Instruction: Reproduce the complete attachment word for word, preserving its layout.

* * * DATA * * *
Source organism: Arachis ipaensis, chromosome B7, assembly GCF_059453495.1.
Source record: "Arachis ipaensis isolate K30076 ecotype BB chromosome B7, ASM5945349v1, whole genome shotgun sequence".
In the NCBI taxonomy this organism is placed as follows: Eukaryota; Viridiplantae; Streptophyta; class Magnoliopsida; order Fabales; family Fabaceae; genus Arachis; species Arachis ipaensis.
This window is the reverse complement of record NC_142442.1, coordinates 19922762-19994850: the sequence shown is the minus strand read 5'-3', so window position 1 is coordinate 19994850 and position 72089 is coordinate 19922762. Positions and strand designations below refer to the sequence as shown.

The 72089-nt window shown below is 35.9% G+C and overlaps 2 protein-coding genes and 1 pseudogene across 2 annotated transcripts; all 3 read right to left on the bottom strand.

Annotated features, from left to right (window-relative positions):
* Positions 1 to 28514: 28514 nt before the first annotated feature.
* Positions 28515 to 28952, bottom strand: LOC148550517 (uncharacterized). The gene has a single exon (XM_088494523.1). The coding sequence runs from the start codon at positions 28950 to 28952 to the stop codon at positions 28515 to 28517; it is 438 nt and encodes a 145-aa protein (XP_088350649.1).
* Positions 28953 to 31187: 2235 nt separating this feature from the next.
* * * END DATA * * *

Source organism: Arachis ipaensis, chromosome B7, assembly GCF_059453495.1.
Source record: "Arachis ipaensis isolate K30076 ecotype BB chromosome B7, ASM5945349v1, whole genome shotgun sequence".
In the NCBI taxonomy this organism is placed as follows: Eukaryota; Viridiplantae; Streptophyta; class Magnoliopsida; order Fabales; family Fabaceae; genus Arachis; species Arachis ipaensis.
This window is the reverse complement of record NC_142442.1, coordinates 19922762-19994850: the sequence shown is the minus strand read 5'-3', so window position 1 is coordinate 19994850 and position 72089 is coordinate 19922762. Positions and strand designations below refer to the sequence as shown.

The 72089-nt window shown below is 35.9% G+C and overlaps 2 protein-coding genes and 1 pseudogene across 2 annotated transcripts; all 3 read right to left on the bottom strand.

Annotated features, from left to right (window-relative positions):
* Positions 1 to 28514: 28514 nt before the first annotated feature.
* Positions 28515 to 28952, bottom strand: LOC148550517 (uncharacterized). The gene has a single exon (XM_088494523.1). The coding sequence runs from the start codon at positions 28950 to 28952 to the stop codon at positions 28515 to 28517; it is 438 nt and encodes a 145-aa protein (XP_088350649.1).
* Positions 28953 to 31187: 2235 nt separating this feature from the next.